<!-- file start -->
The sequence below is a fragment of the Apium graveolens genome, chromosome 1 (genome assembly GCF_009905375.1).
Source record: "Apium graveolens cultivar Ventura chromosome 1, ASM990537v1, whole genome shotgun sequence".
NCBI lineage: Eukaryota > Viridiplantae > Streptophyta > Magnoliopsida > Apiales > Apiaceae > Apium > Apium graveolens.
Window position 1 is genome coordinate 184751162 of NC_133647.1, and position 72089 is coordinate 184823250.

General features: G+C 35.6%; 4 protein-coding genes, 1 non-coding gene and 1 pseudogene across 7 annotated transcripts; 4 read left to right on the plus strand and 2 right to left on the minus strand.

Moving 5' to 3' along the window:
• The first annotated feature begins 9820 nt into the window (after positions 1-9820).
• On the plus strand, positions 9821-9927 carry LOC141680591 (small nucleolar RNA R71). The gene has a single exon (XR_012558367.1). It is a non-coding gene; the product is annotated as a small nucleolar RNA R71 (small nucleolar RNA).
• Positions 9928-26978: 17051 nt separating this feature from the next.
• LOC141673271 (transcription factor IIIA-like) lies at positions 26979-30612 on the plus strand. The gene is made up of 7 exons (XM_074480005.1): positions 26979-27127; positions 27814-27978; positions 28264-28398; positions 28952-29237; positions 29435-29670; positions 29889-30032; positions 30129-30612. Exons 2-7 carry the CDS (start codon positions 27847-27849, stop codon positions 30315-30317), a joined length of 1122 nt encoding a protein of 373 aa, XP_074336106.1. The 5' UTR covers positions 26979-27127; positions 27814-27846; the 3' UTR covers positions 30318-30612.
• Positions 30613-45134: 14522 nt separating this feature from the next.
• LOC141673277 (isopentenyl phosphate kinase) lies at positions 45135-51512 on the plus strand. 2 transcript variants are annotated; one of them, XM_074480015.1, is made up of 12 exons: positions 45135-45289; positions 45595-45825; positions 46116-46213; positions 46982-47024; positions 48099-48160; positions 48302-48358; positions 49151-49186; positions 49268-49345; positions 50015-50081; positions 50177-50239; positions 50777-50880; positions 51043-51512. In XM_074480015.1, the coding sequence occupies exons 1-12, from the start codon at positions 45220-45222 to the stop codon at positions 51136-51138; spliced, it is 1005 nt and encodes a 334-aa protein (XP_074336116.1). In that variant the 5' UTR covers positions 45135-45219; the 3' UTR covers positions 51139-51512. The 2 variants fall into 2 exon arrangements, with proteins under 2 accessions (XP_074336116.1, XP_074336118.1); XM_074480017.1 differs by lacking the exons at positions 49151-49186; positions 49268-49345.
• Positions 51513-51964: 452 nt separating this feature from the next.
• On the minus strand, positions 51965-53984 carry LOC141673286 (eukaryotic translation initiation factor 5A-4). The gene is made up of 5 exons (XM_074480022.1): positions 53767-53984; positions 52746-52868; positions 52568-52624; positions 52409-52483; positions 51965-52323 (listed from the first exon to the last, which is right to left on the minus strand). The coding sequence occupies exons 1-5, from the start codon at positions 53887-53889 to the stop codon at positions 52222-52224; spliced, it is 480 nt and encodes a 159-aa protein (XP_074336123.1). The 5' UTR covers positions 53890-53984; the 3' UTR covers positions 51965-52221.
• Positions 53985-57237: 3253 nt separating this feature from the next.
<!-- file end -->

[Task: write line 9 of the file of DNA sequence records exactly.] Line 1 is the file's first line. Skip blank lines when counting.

• Positions 9928-26978: 17051 nt separating this feature from the next.